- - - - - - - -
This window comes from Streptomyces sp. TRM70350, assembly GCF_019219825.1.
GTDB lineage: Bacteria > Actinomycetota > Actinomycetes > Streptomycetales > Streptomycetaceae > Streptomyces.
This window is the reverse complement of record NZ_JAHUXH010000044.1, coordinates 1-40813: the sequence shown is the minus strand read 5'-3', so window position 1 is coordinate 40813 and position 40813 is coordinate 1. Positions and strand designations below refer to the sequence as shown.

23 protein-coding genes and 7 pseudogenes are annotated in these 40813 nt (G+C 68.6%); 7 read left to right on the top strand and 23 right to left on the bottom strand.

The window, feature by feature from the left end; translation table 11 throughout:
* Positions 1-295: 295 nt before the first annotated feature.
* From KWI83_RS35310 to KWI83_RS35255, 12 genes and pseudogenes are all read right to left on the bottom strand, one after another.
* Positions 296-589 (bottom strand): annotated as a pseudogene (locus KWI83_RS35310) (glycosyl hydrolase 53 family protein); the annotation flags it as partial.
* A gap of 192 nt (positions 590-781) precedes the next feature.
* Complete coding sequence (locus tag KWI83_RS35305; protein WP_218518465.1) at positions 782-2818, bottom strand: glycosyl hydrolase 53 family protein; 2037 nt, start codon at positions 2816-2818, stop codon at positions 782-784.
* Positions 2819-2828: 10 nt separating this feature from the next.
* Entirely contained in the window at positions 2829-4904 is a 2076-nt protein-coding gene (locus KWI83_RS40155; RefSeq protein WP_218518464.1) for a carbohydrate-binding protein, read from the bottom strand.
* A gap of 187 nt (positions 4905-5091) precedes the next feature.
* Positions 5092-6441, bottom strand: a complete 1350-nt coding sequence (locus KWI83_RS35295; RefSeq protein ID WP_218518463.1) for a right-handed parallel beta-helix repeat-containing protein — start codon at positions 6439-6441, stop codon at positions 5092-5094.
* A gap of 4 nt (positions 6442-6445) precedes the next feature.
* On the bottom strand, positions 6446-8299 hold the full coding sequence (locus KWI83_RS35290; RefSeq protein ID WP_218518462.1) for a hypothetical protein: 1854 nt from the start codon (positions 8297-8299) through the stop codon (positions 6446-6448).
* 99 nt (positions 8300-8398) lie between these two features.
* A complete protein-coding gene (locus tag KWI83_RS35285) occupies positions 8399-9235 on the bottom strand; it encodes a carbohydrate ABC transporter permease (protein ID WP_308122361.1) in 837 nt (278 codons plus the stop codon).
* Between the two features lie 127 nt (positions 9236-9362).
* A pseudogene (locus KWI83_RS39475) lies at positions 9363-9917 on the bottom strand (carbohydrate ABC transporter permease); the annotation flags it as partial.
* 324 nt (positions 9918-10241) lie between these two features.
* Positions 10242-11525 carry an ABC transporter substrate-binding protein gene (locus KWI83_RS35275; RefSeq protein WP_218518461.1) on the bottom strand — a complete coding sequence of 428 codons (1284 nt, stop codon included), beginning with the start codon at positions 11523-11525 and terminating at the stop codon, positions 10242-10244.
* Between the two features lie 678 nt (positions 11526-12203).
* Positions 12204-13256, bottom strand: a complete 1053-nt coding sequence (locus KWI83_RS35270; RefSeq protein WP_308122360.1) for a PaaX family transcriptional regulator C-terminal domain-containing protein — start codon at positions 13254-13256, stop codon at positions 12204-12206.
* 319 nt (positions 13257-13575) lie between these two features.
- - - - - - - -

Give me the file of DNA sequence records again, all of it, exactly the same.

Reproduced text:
This window comes from Streptomyces sp. TRM70350, assembly GCF_019219825.1.
GTDB lineage: Bacteria > Actinomycetota > Actinomycetes > Streptomycetales > Streptomycetaceae > Streptomyces.
This window is the reverse complement of record NZ_JAHUXH010000044.1, coordinates 1-40813: the sequence shown is the minus strand read 5'-3', so window position 1 is coordinate 40813 and position 40813 is coordinate 1. Positions and strand designations below refer to the sequence as shown.

23 protein-coding genes and 7 pseudogenes are annotated in these 40813 nt (G+C 68.6%); 7 read left to right on the top strand and 23 right to left on the bottom strand.

The window, feature by feature from the left end; translation table 11 throughout:
* Positions 1-295: 295 nt before the first annotated feature.
* From KWI83_RS35310 to KWI83_RS35255, 12 genes and pseudogenes are all read right to left on the bottom strand, one after another.
* Positions 296-589 (bottom strand): annotated as a pseudogene (locus KWI83_RS35310) (glycosyl hydrolase 53 family protein); the annotation flags it as partial.
* A gap of 192 nt (positions 590-781) precedes the next feature.
* Complete coding sequence (locus tag KWI83_RS35305; protein WP_218518465.1) at positions 782-2818, bottom strand: glycosyl hydrolase 53 family protein; 2037 nt, start codon at positions 2816-2818, stop codon at positions 782-784.
* Positions 2819-2828: 10 nt separating this feature from the next.
* Entirely contained in the window at positions 2829-4904 is a 2076-nt protein-coding gene (locus KWI83_RS40155; RefSeq protein WP_218518464.1) for a carbohydrate-binding protein, read from the bottom strand.
* A gap of 187 nt (positions 4905-5091) precedes the next feature.
* Positions 5092-6441, bottom strand: a complete 1350-nt coding sequence (locus KWI83_RS35295; RefSeq protein ID WP_218518463.1) for a right-handed parallel beta-helix repeat-containing protein — start codon at positions 6439-6441, stop codon at positions 5092-5094.
* A gap of 4 nt (positions 6442-6445) precedes the next feature.
* On the bottom strand, positions 6446-8299 hold the full coding sequence (locus KWI83_RS35290; RefSeq protein ID WP_218518462.1) for a hypothetical protein: 1854 nt from the start codon (positions 8297-8299) through the stop codon (positions 6446-6448).
* 99 nt (positions 8300-8398) lie between these two features.
* A complete protein-coding gene (locus tag KWI83_RS35285) occupies positions 8399-9235 on the bottom strand; it encodes a carbohydrate ABC transporter permease (protein ID WP_308122361.1) in 837 nt (278 codons plus the stop codon).
* Between the two features lie 127 nt (positions 9236-9362).
* A pseudogene (locus KWI83_RS39475) lies at positions 9363-9917 on the bottom strand (carbohydrate ABC transporter permease); the annotation flags it as partial.
* 324 nt (positions 9918-10241) lie between these two features.
* Positions 10242-11525 carry an ABC transporter substrate-binding protein gene (locus KWI83_RS35275; RefSeq protein WP_218518461.1) on the bottom strand — a complete coding sequence of 428 codons (1284 nt, stop codon included), beginning with the start codon at positions 11523-11525 and terminating at the stop codon, positions 10242-10244.
* Between the two features lie 678 nt (positions 11526-12203).
* Positions 12204-13256, bottom strand: a complete 1053-nt coding sequence (locus KWI83_RS35270; RefSeq protein WP_308122360.1) for a PaaX family transcriptional regulator C-terminal domain-containing protein — start codon at positions 13254-13256, stop codon at positions 12204-12206.
* 319 nt (positions 13257-13575) lie between these two features.